An 80-mph Category 1 hurricane made landfall at in Florida late last night, causing heavy rains, widespread storm surge and power disruptions for more than 150,000 residents.
GOES East shows Trop. Storm #Hermine crossing FL into GA early this AM. See more imagery at https://t.co/lZx8etqXkB. https://t.co/GfrjKOaId6— NOAA Satellites (@NOAA Satellites)1472819334.0
This is the first hurricane to make landfall in the state in 11 years. Storm surge is estimated to have reached as high as 9 feet in some places. The National Hurricane Center expects storm rainfall totals of 5 to 10 inches across the southeastern U.S., with isolated totals reaching upwards of 15 inches and has warned of "life-threatening inundation" along the Gulf Coast of Florida for next 24 hours.
According to Jeff Masters and Bob Henson at WunderBlog:
By later in the weekend, Hermine may regain some of its tropical characteristics. Computer models indicate it will slow down Sunday into Monday and perhaps even carry out a tightly looping path east of the Delmarva and south of Long Island, NY. Ocean temperatures are more than 2°C above average in this region. This may be warm enough to allow Hermine's winds to restrengthen close to hurricane force near its center by Monday or Tuesday, regardless of whether it is classified as a tropical or post-tropical storm by that point. Even if it does become post-tropical, NHC will continue issuing advisories on Hermine as long as it remains a significant threat to land.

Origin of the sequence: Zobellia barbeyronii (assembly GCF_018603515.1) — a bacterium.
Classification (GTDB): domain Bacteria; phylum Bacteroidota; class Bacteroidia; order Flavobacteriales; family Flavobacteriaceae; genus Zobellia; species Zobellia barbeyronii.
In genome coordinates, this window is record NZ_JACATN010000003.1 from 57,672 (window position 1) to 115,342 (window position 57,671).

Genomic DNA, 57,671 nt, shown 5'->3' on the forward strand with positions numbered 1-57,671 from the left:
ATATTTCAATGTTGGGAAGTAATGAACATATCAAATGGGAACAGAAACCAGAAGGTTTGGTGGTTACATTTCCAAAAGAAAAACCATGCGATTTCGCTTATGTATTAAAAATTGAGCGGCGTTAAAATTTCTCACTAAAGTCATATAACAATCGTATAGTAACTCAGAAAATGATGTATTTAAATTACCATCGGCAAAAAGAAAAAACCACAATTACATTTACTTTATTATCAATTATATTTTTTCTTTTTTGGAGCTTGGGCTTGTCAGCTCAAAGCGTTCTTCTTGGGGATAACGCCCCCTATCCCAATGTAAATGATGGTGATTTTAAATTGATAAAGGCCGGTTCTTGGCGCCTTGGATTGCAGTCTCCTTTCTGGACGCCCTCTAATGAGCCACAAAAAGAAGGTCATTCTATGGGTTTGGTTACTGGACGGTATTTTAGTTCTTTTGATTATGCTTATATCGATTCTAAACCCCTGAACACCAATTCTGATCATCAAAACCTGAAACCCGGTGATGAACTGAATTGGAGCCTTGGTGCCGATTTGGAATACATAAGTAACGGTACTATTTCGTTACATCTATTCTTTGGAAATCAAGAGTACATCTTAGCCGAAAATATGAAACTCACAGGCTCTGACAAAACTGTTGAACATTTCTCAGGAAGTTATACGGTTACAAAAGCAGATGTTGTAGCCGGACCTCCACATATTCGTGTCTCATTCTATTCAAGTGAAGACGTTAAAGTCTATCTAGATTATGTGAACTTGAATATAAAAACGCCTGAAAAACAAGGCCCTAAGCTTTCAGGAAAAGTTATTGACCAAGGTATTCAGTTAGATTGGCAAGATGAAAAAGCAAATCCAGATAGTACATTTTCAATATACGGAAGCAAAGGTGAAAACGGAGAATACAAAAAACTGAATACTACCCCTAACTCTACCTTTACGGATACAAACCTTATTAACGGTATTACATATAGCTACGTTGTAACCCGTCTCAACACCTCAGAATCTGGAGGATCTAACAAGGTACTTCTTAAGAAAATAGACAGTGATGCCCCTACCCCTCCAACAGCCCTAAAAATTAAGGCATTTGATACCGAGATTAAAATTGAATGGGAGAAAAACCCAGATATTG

The official track forecast for Hurricane Hermine as of 11 pm EDT Thursday. Hermine's dramatic slowdown is evident in the period from Sunday to Tuesday.WunderBlog
Hermine highlights the risks associated with hurricanes in a warming world. Near record-warm ocean temperatures in the Gulf of Mexico evaporated near-record amounts of water into the atmosphere for Hermine. Sea levels in northwest Florida have risen nearly a foot in the past decades, increasing the threat of storm surge and flooding.
For a deeper dive:
Commentary: Pacific Standard, Eric Holthaus column
Background: Climate Signals
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By Governor Jay Inslee
Climate Week this year coincides with clear skies in Washington state for the first time in almost two weeks.
In just a few days in early September, Washington state saw enough acres burned – more than 600,000 – to reach our second-worst fire season on record. Our worst fire season came only five years ago. Wildfires aren't new to the west, but their scope and danger today is unlike anything firefighters have seen. People up and down the West Coast – young and old, in rural areas and in cities – were choking on smoke for days on end, trapped in their homes.
Fires like these are becoming the norm, not the exception.